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The development in Norway

Photo by Lightscape on Unsplash

The Dream of the good was introduced in Norway in 2003 by Ole Henning Sommerfelt who wrote a master thesis on the work in Swedish schools (see below) and the social worker and psychotherapist Gudrun Nordmo. They began giving courses and seminars and found a great interest in the methods of Dream of the good in their country. For several years the University of Tromsø organized full day seminars for students at its Center for Peace Studies and Department of Teacher Education. Several hundred teachers and resource persons from Norwegian preschools and schools have been trained over the years, and many actively keep using the methods.

 

In 2013, Ole Henning and Gudrun with friends established a Norwegian Dream of the Good non-profit organization and have spread the simple stillness and mindfulness practices with great success to wider geographic circles, and in 2019 all the way to Alta municipality in the northernmost part of Norway.

 

Gjermund Abrahamsen Wiik, the Public Health Coordinator in Alta was worried about the poor academic performance and increasing mental health problems, bullying and dissatisfaction among students and children in school. The Norwegian Directorate of Health provided funding to handle the problems. The pilot in Alta was the first to tenth grade Tverelvdalen School. It yielded such good results after the first two semesters that Wiik and his interdisciplinary group of experts decided to offer the Dream of the Good to all the schools in the municipality. Gudrun and Ole Henning took on the task, and they and their colleagues are now implementing this plan.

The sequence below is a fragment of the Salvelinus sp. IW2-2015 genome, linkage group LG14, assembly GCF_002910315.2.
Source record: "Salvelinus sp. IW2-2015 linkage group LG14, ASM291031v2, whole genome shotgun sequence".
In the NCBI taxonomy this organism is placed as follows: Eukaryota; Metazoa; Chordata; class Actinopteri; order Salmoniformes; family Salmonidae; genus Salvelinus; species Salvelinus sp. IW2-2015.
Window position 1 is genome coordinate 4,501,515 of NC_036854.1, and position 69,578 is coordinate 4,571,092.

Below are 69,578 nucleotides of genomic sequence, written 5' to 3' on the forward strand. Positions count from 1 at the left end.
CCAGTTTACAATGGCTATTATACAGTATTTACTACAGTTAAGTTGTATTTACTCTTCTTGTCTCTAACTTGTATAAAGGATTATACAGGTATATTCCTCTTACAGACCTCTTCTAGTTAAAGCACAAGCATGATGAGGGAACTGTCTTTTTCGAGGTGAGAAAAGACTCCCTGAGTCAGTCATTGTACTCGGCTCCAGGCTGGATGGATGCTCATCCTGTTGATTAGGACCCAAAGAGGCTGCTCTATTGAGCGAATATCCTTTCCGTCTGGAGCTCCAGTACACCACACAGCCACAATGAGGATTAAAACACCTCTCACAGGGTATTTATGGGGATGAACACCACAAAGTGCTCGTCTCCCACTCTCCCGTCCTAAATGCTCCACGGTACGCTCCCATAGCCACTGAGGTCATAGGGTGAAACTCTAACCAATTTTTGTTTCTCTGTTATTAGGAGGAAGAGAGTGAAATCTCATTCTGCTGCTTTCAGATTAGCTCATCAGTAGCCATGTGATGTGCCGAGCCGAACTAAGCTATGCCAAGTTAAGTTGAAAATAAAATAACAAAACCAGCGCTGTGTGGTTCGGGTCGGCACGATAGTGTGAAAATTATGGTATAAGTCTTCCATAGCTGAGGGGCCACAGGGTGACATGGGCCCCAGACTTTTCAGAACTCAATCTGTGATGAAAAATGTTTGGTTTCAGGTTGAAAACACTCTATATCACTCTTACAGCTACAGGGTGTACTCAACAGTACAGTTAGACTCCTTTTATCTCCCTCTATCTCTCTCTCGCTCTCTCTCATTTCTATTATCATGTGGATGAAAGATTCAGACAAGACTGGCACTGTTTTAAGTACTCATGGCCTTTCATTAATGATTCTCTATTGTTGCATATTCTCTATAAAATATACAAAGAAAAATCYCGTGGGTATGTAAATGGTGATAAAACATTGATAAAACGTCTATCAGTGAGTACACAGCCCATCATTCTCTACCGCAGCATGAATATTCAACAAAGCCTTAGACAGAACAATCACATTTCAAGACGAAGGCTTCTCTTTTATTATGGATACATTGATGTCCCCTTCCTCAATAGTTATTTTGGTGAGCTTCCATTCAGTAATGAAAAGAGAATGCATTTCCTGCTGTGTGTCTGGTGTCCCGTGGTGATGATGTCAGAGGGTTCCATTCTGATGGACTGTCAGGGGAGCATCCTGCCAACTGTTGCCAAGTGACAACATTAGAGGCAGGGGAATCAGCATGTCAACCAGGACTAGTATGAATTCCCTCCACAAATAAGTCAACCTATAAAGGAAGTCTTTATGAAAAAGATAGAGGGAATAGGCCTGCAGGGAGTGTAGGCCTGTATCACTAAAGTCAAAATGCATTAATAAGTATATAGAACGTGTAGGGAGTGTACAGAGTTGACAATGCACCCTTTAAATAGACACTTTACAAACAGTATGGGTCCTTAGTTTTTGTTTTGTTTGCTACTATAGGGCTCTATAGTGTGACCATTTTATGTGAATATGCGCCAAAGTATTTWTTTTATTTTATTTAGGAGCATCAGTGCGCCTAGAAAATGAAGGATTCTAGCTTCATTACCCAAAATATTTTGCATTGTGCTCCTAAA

The results after the first year in Tverelvdalen

  • Better environment in the school

  • More calm and less noise

  • Better concentration, the students were more focused

  • Some of the classes had become better at solving conflicts.

  • The practices, especially peaceful touch and stillness, had become very popular among the students.

  • The practices were experienced as nice breaks during the school days

  • The students´ relationship to each other improved.